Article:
What are conjunctions?
Conjunctions join different parts of a sentence together.
They join other words, phrases or clauses together to form a sentence.
We use conjunctions a lot when we write and speak, to link ideas together. Think of them like the butter in a sentence sandwich!
Without conjunctions, our sentences would all be short and simple; they allow us to create interesting phrases and sentences.
Conjunctions can be either words or short phrases.
They can be co-ordinating conjunctions or subordinating conjunctions.
Let’s take a look at conjunctions in more detail!
Why are conjunctions useful?
Without conjunctions, we would only be able to form boring and brief sentences, such as:
Kerry likes action movies. Kerry eats chocolate.
With conjunctions, we can form longer and more complex sentences such as:
Kerry likes action movies because they are full of excitement and intrigue.
Kerry eats chocolate, but makes sure she does not eat too much in one go!
What are the most common conjunctions?
The most common conjunctions are:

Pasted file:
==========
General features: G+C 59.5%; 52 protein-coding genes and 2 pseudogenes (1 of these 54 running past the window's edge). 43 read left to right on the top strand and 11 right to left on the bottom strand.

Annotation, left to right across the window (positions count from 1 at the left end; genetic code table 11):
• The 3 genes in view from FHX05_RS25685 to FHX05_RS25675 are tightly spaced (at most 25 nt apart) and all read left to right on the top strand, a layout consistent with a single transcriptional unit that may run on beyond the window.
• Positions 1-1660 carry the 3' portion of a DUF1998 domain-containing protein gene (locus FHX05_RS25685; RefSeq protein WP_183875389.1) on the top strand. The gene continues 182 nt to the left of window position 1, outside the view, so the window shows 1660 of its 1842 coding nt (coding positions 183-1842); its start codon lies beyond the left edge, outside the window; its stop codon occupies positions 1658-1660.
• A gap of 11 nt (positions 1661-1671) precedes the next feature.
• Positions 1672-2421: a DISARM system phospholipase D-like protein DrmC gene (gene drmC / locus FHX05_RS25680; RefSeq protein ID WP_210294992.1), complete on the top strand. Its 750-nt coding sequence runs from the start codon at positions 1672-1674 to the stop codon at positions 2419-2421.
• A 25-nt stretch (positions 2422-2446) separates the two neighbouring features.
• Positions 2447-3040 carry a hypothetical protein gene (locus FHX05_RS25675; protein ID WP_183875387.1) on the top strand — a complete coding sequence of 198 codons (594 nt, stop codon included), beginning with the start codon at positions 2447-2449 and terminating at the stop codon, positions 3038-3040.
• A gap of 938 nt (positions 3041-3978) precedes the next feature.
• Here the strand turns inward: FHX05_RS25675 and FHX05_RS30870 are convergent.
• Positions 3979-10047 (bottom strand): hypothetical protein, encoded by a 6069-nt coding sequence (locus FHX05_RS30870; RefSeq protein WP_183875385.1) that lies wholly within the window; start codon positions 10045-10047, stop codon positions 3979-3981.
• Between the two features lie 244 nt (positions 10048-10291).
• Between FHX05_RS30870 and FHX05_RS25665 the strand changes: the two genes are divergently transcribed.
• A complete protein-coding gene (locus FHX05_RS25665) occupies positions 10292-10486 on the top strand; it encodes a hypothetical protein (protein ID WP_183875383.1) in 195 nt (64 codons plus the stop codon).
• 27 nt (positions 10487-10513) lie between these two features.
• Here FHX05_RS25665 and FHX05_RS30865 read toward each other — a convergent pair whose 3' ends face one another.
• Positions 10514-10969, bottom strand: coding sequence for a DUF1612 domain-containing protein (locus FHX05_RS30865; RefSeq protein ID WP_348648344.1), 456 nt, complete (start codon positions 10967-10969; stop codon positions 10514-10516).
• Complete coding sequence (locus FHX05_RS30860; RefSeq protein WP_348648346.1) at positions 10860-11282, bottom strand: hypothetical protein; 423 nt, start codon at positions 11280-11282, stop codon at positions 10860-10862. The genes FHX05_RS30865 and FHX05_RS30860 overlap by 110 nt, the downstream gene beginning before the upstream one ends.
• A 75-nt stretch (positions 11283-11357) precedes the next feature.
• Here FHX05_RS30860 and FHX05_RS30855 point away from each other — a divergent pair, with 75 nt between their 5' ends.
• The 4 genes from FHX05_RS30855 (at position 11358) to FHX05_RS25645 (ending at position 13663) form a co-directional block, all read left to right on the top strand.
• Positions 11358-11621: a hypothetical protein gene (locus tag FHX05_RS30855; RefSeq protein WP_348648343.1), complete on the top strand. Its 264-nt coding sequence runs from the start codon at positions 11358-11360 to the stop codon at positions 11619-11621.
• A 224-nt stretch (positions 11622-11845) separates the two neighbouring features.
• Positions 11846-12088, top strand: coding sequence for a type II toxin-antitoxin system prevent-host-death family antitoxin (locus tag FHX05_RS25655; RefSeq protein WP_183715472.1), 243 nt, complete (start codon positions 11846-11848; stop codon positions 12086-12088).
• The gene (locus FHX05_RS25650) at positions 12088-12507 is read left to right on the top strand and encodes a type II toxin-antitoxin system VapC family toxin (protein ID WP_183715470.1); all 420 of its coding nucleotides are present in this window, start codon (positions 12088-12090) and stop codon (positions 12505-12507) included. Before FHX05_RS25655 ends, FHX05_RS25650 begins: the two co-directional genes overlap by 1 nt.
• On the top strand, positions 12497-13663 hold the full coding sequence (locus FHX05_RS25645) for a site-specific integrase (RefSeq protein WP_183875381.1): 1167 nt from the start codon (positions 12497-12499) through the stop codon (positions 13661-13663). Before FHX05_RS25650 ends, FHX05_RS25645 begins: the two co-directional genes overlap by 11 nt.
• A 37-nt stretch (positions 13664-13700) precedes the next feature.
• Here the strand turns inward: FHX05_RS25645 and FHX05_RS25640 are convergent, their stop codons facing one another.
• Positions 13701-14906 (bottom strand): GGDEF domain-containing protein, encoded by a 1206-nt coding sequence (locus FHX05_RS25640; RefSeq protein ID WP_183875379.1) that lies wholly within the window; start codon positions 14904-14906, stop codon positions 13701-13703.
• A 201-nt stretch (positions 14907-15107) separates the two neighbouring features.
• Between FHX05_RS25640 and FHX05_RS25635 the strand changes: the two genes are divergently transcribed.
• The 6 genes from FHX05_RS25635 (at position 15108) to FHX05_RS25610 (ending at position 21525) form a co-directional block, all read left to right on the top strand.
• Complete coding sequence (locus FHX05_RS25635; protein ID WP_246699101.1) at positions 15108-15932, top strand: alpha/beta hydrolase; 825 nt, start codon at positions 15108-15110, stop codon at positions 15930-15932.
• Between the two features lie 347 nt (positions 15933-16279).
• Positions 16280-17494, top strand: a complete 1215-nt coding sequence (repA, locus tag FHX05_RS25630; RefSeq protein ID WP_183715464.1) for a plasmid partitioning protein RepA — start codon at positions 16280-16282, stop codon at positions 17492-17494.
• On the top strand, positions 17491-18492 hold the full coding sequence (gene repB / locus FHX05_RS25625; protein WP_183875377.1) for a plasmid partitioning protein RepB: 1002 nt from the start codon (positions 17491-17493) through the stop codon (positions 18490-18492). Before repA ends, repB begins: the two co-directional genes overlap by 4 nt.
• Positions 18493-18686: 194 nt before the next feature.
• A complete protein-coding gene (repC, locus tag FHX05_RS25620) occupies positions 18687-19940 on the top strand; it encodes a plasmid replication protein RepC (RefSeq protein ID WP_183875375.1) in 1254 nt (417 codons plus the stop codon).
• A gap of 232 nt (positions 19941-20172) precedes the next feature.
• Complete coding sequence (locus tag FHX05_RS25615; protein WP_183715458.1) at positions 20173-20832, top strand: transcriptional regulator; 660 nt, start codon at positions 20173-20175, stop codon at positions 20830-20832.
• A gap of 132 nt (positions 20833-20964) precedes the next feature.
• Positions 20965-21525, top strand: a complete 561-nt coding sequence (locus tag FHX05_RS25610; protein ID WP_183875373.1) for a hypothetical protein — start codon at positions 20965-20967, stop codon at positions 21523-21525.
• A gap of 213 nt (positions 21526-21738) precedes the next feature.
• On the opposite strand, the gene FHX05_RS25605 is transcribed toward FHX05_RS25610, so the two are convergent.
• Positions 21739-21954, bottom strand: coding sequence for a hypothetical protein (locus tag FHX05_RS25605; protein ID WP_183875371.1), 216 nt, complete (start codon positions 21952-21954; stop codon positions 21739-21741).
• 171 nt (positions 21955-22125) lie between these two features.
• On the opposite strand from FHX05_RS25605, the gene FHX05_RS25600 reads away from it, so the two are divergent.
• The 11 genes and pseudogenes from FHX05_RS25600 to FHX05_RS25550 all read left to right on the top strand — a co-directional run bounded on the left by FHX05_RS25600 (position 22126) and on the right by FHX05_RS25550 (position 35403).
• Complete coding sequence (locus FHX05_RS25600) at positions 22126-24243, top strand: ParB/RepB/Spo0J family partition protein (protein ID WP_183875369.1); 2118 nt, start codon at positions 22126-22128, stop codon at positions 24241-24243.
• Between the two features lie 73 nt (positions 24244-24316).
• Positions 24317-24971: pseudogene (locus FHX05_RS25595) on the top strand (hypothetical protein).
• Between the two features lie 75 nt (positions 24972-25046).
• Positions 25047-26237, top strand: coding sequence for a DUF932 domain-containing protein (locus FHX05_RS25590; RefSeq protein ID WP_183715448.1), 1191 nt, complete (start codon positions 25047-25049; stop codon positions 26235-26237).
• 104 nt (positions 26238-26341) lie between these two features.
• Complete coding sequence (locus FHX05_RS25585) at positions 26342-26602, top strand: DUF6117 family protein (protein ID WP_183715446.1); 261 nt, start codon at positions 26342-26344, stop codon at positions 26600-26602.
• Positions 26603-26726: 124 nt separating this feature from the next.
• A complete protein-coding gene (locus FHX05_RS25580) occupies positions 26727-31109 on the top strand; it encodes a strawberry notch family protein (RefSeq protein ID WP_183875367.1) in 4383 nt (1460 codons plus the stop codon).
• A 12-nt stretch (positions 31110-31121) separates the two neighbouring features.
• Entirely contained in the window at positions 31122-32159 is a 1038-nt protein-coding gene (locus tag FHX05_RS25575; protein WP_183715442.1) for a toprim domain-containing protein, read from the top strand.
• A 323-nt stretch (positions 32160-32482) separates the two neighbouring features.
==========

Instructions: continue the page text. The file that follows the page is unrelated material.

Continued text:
How many types of conjunctions are there?
There are two types of conjunctions: co-ordinating conjunctions and subordinating conjunctions.
Read on to find out the different between these.
What are co-ordinating conjunctions?
These are words like ‘and’, ‘but’ and ‘or’.
Co-ordinating conjuctions join two main clauses together to make one sentence.
It is important to note that it is only main clauses that co-ordinating conjunctions can join.
They never join a main clause to a subordinate clause.
I like your red jumper but it doesn’t look very warm.
What are subordinating conjunctions?
Subordinating conjunctions are used to join a subordinating clause to another clause or sentence.
A subordinating clause is a clause that gives us more information about a main clause. These clauses cannot be used on their own; they need to be joined with a main clause to make sense.
Examples of subordinating conjunctions are:
Example sentence 1
The laptop no longer works because I spilled water all over it!
Explanation: ‘I spilled water all over it’ is a subordinating clause.
‘Because’ is a subordinating conjunction that links this to the main clause of ‘the laptop no longer works’.
Example sentence 2
We could sit down to have a picnic when Jane had finished mowing the lawn.
Explanation: ‘Jane had finished mowing the lawn’ is a subordinating clause.
‘When’ is a subordinating conjunction that links this to the main clause of ‘we could sit down to have a picnic‘.
Example sentence 3
Despite the fact that it is raining, we will go for a walk anyway.